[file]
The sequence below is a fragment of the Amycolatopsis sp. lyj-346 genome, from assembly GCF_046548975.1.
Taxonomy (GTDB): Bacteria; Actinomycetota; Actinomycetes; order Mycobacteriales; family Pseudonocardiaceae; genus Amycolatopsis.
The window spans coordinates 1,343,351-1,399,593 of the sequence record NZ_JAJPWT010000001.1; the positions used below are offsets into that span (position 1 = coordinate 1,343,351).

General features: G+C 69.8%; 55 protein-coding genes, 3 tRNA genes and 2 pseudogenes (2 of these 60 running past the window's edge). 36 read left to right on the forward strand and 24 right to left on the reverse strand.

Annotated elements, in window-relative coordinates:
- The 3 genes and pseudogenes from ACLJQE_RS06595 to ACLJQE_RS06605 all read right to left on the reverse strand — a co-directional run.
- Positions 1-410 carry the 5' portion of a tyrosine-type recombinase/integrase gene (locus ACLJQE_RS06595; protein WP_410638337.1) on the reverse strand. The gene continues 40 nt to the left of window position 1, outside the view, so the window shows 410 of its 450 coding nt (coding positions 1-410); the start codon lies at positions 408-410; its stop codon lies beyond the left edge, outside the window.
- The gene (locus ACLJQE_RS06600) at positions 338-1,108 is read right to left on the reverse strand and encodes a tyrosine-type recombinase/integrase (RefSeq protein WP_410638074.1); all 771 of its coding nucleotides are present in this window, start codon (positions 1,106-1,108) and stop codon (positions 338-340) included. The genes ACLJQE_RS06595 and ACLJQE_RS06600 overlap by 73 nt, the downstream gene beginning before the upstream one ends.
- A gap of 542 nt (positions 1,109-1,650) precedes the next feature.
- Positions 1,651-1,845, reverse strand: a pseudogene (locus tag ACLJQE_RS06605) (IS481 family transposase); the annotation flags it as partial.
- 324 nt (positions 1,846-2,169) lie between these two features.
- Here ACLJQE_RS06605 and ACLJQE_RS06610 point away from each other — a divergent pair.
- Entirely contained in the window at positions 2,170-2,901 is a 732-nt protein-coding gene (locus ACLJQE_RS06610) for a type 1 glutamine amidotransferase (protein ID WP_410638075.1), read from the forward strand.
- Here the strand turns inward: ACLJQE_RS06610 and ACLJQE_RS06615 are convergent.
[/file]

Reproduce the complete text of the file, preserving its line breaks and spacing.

The sequence below is a fragment of the Amycolatopsis sp. lyj-346 genome, from assembly GCF_046548975.1.
Taxonomy (GTDB): Bacteria; Actinomycetota; Actinomycetes; order Mycobacteriales; family Pseudonocardiaceae; genus Amycolatopsis.
The window spans coordinates 1,343,351-1,399,593 of the sequence record NZ_JAJPWT010000001.1; the positions used below are offsets into that span (position 1 = coordinate 1,343,351).

General features: G+C 69.8%; 55 protein-coding genes, 3 tRNA genes and 2 pseudogenes (2 of these 60 running past the window's edge). 36 read left to right on the forward strand and 24 right to left on the reverse strand.

Annotated elements, in window-relative coordinates:
- The 3 genes and pseudogenes from ACLJQE_RS06595 to ACLJQE_RS06605 all read right to left on the reverse strand — a co-directional run.
- Positions 1-410 carry the 5' portion of a tyrosine-type recombinase/integrase gene (locus ACLJQE_RS06595; protein WP_410638337.1) on the reverse strand. The gene continues 40 nt to the left of window position 1, outside the view, so the window shows 410 of its 450 coding nt (coding positions 1-410); the start codon lies at positions 408-410; its stop codon lies beyond the left edge, outside the window.
- The gene (locus ACLJQE_RS06600) at positions 338-1,108 is read right to left on the reverse strand and encodes a tyrosine-type recombinase/integrase (RefSeq protein WP_410638074.1); all 771 of its coding nucleotides are present in this window, start codon (positions 1,106-1,108) and stop codon (positions 338-340) included. The genes ACLJQE_RS06595 and ACLJQE_RS06600 overlap by 73 nt, the downstream gene beginning before the upstream one ends.
- A gap of 542 nt (positions 1,109-1,650) precedes the next feature.
- Positions 1,651-1,845, reverse strand: a pseudogene (locus tag ACLJQE_RS06605) (IS481 family transposase); the annotation flags it as partial.
- 324 nt (positions 1,846-2,169) lie between these two features.
- Here ACLJQE_RS06605 and ACLJQE_RS06610 point away from each other — a divergent pair.
- Entirely contained in the window at positions 2,170-2,901 is a 732-nt protein-coding gene (locus ACLJQE_RS06610) for a type 1 glutamine amidotransferase (protein ID WP_410638075.1), read from the forward strand.
- Here the strand turns inward: ACLJQE_RS06610 and ACLJQE_RS06615 are convergent.